When you think of iconic American products, maybe items like coca cola or Ford trucks come to mind. What about the chicken nugget? Ryan Sutton, chief food critic from Eater, wrote a definitive ranking of U.S. fast-food chicken nuggets. He sat down with us to discuss his list and to do a taste test, of course. Here are a few of his takeaways on the fast food staple:
The difference between a chicken nugget and a chicken tender:
A chicken nugget is slightly more complicated than a piece of chicken that’s simply battered and fried. The simplest way to break it down is a chicken tender is probably something you can usually make at home. A chicken nugget is something that most people would not make at home and that’s why it’s so good to eat it out at a delicious fast food establishment.
On the chicken nugget being a quintessentially American product:
[When] you think of old America, you’d think of manufacturing the chicken nugget is not necessarily you know gastronomy the way it is manifested today. You know by you know celebrity chefs with artisan products who cut things with their hand manipulate it minimally and then cook it or riot and serve it beautifully. Chicken nugget is part of the larger food industrial complex. It’s a quintessentially American product to me because it has been manipulated. It has been taken from its natural state and it has been transformed.
Why he decided to rank chicken nuggets in the first place:
Probably the catalyst for me to review chicken nuggets on this particular month was [that] one of my editors told me that Taco Bell was making chicken nuggets in the shape of a tortilla chip or in the shape of a nacho and I thought well that sounds tasty, or at least that sounds interesting. I tried to find the tortilla chicken nugget [and] I couldn’t because it’s being test marketed in areas of the country where there is a lower density of full time food writers. There is probably a reason for that. [So] I decided to just review all the other chicken nuggets and put things in perspective.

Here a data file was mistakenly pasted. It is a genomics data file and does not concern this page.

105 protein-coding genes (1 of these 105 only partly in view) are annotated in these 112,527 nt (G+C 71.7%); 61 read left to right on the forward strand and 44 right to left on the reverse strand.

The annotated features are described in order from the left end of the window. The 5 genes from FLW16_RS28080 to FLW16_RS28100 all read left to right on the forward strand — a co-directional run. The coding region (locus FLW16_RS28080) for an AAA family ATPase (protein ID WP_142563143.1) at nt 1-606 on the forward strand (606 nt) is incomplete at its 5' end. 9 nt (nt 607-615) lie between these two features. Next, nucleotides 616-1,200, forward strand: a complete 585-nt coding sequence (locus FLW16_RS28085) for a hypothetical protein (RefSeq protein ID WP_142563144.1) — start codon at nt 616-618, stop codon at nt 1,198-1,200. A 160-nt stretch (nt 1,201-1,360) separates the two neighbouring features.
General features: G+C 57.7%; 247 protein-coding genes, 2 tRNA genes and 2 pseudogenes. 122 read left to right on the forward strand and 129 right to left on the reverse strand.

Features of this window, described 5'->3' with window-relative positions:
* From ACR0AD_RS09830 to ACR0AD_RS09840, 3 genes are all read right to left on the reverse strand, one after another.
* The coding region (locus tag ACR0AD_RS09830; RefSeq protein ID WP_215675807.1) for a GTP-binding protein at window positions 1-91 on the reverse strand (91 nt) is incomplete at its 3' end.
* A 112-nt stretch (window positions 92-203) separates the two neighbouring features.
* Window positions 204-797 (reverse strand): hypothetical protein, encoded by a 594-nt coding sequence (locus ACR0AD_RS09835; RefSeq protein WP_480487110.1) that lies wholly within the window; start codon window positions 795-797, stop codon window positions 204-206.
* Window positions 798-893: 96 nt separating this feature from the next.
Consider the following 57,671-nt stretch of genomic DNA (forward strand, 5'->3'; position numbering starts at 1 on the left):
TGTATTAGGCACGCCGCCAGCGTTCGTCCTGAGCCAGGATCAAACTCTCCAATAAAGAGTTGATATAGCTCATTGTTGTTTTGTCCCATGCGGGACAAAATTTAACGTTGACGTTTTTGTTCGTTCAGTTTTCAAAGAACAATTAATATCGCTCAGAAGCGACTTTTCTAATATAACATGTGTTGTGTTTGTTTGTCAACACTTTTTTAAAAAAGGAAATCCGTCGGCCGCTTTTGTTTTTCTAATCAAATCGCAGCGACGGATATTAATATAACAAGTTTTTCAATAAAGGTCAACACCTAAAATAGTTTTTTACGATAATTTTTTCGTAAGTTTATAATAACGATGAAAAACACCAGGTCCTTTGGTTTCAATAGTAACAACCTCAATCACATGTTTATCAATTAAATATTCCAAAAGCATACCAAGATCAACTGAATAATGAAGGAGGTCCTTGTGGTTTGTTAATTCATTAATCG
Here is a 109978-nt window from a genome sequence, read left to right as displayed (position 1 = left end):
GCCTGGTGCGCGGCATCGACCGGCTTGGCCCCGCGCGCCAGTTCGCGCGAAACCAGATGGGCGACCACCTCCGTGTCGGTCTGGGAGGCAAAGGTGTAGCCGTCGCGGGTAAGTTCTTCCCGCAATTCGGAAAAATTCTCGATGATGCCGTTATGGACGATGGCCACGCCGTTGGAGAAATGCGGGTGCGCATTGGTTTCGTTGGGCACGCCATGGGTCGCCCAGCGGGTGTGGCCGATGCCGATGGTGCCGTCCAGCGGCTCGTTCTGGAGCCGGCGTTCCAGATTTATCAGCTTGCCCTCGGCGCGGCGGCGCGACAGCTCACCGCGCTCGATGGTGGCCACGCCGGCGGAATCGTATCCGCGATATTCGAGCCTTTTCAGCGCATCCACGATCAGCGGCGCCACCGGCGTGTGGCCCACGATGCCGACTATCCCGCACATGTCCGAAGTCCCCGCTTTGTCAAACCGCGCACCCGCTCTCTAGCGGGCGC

On how people have been reacting to the rankings:
I’m a professional food critic. I’ve been doing this for over a decade and I can say reasonably nasty things about extremely high profile restaurants in New York, where dinner for two can easily cost over $800, and I’ll have sometimes reasonably few comments on those pieces. But the second you start talking trash about someone’s fast food chain? Whoa, you better hide out for a while because people have serious opinions, because fast food is the type of food that people grew up with. I think more importantly, for a lot of people of many different income brackets, this is how they primarily interact with food outside of the home. It’s a place for them to go, quickly eat food, leave and it’s cheap.
I think that’s one of the important things about food criticism. If we’re going to continue to exist, [and in] the next decade as journalism downsizes, [it’s important] to simply be more ecumenical in our criticism. If film criticism can regularly have Hollywood movies as a steady dose of their diet, arguably food critics can do the same with the Hollywood of their own industry.
To listen to the full interview, click on the audio above.
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